Despite the struggling economy, many local governments continue to make it harder for businesses to survive. Just as Maricopa County’s “pool police” have decided to kick the distressed hotel industry while it’s down, the City of Phoenix has lowered the boom on real estate development businesses by raising fees for building permits, plan review, and other development services by 27 percent. These counterproductive practices underscore that reforming how government regulates business is crucial to any revival of Arizona communities.
Instead of hitting real estate development with higher permitting fees, Arizona cities should waive such fees for a while. Another positive step would be to adopt new zoning rules that allow a larger variety of uses in empty industrial and commercial districts without special approval from city hall. Mayor Curt Pringle adopted these policies in Anaheim, Calif., after he was elected in 2002, and hundreds of millions of dollars of new development followed.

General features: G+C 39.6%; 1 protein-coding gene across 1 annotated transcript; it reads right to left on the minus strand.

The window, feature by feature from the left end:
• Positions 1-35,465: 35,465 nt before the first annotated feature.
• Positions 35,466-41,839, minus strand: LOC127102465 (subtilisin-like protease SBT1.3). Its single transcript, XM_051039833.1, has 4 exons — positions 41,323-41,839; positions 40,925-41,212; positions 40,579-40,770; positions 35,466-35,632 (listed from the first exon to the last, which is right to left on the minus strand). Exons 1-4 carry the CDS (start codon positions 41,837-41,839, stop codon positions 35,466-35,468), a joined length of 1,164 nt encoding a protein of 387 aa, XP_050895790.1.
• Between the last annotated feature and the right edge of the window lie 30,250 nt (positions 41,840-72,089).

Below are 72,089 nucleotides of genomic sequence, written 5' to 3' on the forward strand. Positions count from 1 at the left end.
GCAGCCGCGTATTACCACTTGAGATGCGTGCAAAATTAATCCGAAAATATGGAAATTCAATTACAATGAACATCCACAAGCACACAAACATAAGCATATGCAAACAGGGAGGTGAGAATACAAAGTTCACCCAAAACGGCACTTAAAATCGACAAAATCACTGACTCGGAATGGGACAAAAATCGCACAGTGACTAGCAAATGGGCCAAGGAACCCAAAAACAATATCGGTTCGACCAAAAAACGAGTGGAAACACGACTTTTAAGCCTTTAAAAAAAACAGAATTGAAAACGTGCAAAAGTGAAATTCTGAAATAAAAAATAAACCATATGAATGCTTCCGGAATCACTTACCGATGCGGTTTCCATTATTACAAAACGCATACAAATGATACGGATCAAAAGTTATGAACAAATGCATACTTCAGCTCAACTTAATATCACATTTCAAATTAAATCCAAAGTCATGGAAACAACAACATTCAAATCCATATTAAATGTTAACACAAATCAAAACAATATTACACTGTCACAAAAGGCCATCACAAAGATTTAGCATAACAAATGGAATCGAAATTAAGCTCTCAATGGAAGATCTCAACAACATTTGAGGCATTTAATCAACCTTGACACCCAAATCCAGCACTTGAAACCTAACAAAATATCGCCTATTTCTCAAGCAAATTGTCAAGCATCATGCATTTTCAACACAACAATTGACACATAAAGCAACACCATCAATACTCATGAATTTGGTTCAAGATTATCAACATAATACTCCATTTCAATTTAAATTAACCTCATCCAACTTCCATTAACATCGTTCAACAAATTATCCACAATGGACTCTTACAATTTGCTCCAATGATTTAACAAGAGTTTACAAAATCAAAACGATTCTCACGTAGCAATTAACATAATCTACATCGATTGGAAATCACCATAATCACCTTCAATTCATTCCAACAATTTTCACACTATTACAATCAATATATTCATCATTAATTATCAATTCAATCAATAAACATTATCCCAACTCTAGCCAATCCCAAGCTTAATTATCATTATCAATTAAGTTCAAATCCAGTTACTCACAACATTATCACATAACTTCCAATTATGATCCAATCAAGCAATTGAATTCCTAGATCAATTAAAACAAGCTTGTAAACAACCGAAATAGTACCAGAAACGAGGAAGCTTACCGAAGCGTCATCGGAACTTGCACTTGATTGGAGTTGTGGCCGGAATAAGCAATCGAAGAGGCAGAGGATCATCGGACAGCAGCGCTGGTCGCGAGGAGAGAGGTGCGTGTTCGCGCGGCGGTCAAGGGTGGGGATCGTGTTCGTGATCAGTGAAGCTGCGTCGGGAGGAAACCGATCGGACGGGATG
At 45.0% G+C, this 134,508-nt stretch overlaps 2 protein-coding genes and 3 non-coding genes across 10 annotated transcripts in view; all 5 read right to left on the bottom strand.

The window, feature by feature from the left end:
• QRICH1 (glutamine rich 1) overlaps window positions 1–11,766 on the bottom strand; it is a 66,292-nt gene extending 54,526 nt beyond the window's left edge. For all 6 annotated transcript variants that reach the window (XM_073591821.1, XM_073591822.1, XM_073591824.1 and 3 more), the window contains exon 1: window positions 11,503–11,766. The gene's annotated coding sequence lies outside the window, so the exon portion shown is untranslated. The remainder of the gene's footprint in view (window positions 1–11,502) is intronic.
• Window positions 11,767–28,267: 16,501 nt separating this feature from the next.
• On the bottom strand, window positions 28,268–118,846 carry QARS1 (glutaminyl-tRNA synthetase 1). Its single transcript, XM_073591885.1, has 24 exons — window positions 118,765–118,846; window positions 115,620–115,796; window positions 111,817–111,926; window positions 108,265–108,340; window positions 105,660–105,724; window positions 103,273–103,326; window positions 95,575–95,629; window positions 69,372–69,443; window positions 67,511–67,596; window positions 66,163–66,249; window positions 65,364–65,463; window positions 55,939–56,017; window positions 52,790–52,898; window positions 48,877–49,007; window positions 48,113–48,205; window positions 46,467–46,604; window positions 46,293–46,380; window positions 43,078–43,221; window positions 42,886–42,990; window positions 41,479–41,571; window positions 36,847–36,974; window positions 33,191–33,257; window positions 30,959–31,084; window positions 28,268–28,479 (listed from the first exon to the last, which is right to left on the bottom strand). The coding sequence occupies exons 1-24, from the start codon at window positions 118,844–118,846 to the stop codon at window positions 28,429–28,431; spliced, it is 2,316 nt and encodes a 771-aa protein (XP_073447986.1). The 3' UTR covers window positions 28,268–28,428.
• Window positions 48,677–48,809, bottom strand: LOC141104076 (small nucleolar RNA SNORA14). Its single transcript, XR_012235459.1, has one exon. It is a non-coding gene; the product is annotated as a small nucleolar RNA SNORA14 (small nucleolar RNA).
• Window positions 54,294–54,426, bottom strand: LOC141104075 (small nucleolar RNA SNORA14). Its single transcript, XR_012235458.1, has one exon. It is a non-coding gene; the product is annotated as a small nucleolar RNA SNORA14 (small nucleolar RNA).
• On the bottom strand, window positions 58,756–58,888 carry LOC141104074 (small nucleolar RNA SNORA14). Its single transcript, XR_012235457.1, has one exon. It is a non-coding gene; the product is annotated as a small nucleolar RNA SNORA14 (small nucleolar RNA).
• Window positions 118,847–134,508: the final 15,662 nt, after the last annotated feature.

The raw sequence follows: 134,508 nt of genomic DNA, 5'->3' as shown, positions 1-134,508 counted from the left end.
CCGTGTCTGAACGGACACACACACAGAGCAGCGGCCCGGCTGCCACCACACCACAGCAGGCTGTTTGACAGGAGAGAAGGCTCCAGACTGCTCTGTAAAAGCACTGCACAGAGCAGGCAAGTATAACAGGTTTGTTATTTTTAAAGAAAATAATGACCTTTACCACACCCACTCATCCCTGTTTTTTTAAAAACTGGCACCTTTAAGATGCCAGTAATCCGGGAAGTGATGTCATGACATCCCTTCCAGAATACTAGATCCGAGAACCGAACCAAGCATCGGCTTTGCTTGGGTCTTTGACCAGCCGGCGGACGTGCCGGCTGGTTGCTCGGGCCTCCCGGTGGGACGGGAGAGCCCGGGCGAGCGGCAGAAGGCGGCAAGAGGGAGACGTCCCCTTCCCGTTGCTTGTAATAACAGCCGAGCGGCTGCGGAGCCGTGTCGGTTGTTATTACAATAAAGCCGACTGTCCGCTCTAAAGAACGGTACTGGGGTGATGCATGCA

Likewise, former Indianapolis Mayor Stephen Goldsmith ended needless regulation and generated tens of millions of dollars in new economic activity by applying four basic principles: (1) the cost of a regulation should be no greater than the value of the benefit created for the community; (2) regulations must be written to ensure the imposition of the minimum possible constraints upon the community; (3) regulations must be simple, fair and enforceable; and (4) local regulations should not exceed federal and state standards unless there is a compelling and uniquely local reason.
If Arizona local governments are serious about pulling communities out of the Great Recession, they need to reassess policies and do away with those that impede business, job creation and freedom.